Hence, if one has already bought into the idea that Satan and the Catholic Church have hatched a grand conspiracy to deceive Christianity about God, Jesus Christ, the Bible and doctrinal issues, it is easy to believe that other actors have hatched other conspiracies designed to hide the truth about other issues. And this is NOT the kind of suspicion that evokes scientific research and critical thinking. Instead, it seeks information (or to interpret information in a fashion) that reinforces the suspicion!

This is the kind of stuff that turns someone like Donald Trump into a Christian savior and his opponents into maniacal deviants bent on a program of misinformation. If you are prone to this kind of thinking, then climate change can seem like a liberal plot to undercut our free market economy and George Soros can look like he's running the entire show. Nevertheless, for those who are still willing to think for themselves, I think that it is still possible to get back to reality. What do you think?

Tuesday, November 21, 2017

Roy Moore and the Christian Right

As a Christian and a former Alabama Republican, I feel compelled to weigh in on the accusations of sexual misconduct against Republican senatorial candidate Roy Moore. For many, the question seems to be:  Who is more believable? Do you believe Moore or his accusers?

The reasoning goes something like this:  Since the accusations against Moore have the potential for ruining his reputation and political career, he must be given the benefit of the doubt (or, at the very least, the statements of his accusers must be regarded with extreme skepticism). In other words, the stakes are simply too high to just accept the testimony of these witnesses.

After listening to some of the Christian Right's commentary on this affair, it occurs to me that they are not following the directives given in their own scriptures. What is the Biblical standard? What is the Biblical standard of guilt?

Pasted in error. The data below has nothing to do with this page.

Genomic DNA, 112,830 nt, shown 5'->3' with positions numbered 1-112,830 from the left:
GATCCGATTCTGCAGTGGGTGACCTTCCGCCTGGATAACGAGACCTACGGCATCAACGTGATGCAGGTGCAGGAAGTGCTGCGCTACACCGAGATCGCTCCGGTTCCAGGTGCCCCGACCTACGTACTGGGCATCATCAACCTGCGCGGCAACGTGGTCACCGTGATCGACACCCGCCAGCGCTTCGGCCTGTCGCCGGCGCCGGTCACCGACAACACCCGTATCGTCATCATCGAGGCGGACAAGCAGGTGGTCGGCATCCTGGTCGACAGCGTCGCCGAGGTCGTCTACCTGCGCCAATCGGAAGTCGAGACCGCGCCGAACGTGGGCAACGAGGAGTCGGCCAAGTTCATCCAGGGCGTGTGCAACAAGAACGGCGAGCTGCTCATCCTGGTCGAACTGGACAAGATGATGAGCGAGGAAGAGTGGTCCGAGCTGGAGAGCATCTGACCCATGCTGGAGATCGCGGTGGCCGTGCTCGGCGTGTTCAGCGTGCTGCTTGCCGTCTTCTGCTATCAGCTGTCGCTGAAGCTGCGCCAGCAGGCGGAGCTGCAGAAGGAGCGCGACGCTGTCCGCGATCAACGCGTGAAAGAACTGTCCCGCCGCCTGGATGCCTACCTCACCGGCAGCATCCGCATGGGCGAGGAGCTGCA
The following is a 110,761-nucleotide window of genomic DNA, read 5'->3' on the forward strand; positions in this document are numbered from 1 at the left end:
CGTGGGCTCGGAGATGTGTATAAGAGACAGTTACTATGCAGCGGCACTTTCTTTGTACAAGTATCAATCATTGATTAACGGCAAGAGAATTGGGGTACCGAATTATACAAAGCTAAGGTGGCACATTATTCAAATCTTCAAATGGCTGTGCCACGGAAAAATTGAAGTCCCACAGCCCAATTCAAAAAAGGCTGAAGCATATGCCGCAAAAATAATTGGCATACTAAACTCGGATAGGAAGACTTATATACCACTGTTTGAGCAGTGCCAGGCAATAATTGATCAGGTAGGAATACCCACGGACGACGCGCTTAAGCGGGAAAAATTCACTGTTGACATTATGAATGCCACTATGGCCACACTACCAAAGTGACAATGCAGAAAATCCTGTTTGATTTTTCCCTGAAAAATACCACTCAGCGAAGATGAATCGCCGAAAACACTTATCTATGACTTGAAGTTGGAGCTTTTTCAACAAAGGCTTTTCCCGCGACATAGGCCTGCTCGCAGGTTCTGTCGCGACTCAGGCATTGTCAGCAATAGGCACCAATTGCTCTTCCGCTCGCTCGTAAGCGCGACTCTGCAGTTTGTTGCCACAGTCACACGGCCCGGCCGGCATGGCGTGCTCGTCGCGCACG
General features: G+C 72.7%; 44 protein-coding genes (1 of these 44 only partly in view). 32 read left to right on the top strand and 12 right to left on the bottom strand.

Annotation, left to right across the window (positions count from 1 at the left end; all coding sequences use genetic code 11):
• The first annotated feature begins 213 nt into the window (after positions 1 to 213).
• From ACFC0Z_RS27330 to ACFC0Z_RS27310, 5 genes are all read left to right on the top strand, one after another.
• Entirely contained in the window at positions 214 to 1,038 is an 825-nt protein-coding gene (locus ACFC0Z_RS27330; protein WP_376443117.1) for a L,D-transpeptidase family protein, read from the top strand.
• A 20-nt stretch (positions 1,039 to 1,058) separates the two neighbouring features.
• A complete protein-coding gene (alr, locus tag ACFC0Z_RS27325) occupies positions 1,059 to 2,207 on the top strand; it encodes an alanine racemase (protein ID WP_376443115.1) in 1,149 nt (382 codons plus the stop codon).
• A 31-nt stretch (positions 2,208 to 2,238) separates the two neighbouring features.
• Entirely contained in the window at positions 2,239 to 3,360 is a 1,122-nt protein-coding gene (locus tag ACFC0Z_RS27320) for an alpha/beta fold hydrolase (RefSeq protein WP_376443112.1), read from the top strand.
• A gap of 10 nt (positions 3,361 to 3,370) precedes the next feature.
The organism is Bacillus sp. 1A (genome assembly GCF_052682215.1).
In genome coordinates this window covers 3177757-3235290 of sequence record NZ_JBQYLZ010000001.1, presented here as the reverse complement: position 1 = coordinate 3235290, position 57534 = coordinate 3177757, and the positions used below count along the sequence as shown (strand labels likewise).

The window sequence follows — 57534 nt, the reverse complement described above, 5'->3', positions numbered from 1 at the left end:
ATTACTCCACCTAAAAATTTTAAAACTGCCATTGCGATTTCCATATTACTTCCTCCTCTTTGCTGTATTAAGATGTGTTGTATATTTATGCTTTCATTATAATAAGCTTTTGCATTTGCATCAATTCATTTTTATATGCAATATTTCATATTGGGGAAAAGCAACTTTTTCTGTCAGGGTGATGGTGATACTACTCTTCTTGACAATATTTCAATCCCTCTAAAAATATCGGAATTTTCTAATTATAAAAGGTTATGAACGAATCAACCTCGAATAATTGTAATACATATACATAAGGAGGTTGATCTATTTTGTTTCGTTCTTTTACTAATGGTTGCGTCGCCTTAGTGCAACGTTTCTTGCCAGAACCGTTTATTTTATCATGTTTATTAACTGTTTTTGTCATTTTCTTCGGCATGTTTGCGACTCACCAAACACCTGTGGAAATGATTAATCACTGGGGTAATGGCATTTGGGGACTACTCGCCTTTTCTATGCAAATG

In Deuteronomy 19:15, we read: "One witness shall not rise up against a man for any iniquity, or for any sin, in any sin that he sinneth: at the mouth of two witnesses, or at the mouth of three witnesses, shall the matter be established."

Christ also instructed his disciples to make sure that two or three witnesses would be present to establish exactly what was said. (Matthew 18:16) Paul told the Corinthians that his third visit to them would satisfy the requirement that "In the mouth of two or three witnesses shall every word be established." (II Corinthians 13:1)

Six women have accused Roy Moore of inappropriate sexual conduct.

Roy Moore has said that he first noticed his present wife when she was a teenager.

According to the Christian Bible, is the matter established?

Saturday, November 18, 2017

Take me to your leader!

A friend of mine recently forwarded to me an article which appeared on the Psychology Today website. The article was written by former FBI Agent Joe Navarro and was entitled "Dangerous Cult Leaders." You can read the full article here:  https://www.psychologytoday.com/blog/spycatcher/201208/dangerous-cult-leaders

After reading through Navarro's list of traits that dangerous cult leaders often display, I was struck by how many of them apply to many Armstrong Church of God leaders (including the founder, Herbert W. Armstrong). At any rate, I think that folks of a religious/spiritual bent should be familiar with this list and ask themselves how the leader of the group which they associate with (or are interested in joining) compares to this profile.

Here is Navarro's list:

He has a grandiose idea of who he is and what he can achieve.
Is preoccupied with fantasies of unlimited success, power, or brilliance.
Demands blind unquestioned obedience.
Requires excessive admiration from followers and outsiders.
Has a sense of entitlement - expecting to be treated special at all times.
Is exploitative of others by asking for their money or that of relatives putting others at financial risk.
Is arrogant and haughty in his behavior or attitude.
Has an exaggerated sense of power (entitlement) that allows him to bend rules and break laws.
Takes sexual advantage of members of his sect or cult.